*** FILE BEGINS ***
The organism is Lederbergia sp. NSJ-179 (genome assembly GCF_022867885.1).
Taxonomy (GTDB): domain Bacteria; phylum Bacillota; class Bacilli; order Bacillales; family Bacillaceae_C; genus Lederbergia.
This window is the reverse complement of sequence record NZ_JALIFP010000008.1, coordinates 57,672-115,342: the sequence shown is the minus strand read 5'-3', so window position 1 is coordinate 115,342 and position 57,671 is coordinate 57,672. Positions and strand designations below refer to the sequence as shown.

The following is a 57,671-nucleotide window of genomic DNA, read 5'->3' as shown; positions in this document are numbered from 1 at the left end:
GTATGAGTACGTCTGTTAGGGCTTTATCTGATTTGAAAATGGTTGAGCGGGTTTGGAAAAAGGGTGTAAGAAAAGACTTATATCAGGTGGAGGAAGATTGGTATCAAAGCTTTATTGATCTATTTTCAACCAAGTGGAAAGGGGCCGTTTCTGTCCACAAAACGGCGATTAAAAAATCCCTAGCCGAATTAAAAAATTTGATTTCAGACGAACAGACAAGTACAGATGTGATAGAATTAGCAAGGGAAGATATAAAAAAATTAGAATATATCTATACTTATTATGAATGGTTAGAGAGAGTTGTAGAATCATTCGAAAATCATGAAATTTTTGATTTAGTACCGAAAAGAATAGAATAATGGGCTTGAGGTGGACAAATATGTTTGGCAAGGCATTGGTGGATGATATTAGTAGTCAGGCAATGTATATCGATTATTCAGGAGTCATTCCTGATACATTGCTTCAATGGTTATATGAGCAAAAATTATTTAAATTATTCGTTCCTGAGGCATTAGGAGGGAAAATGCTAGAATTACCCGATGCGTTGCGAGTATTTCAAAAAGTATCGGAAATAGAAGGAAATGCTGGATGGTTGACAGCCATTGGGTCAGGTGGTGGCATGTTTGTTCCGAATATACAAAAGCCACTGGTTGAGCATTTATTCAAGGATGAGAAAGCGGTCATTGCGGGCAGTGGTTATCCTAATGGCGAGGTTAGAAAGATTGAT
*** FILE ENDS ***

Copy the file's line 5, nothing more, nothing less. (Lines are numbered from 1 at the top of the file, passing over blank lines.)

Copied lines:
GTATGAGTACGTCTGTTAGGGCTTTATCTGATTTGAAAATGGTTGAGCGGGTTTGGAAAAAGGGTGTAAGAAAAGACTTATATCAGGTGGAGGAAGATTGGTATCAAAGCTTTATTGATCTATTTTCAACCAAGTGGAAAGGGGCCGTTTCTGTCCACAAAACGGCGATTAAAAAATCCCTAGCCGAATTAAAAAATTTGATTTCAGACGAACAGACAAGTACAGATGTGATAGAATTAGCAAGGGAAGATATAAAAAAATTAGAATATATCTATACTTATTATGAATGGTTAGAGAGAGTTGTAGAATCATTCGAAAATCATGAAATTTTTGATTTAGTACCGAAAAGAATAGAATAATGGGCTTGAGGTGGACAAATATGTTTGGCAAGGCATTGGTGGATGATATTAGTAGTCAGGCAATGTATATCGATTATTCAGGAGTCATTCCTGATACATTGCTTCAATGGTTATATGAGCAAAAATTATTTAAATTATTCGTTCCTGAGGCATTAGGAGGGAAAATGCTAGAATTACCCGATGCGTTGCGAGTATTTCAAAAAGTATCGGAAATAGAAGGAAATGCTGGATGGTTGACAGCCATTGGGTCAGGTGGTGGCATGTTTGTTCCGAATATACAAAAGCCACTGGTTGAGCATTTATTCAAGGATGAGAAAGCGGTCATTGCGGGCAGTGGTTATCCTAATGGCGAGGTTAGAAAGATTGAT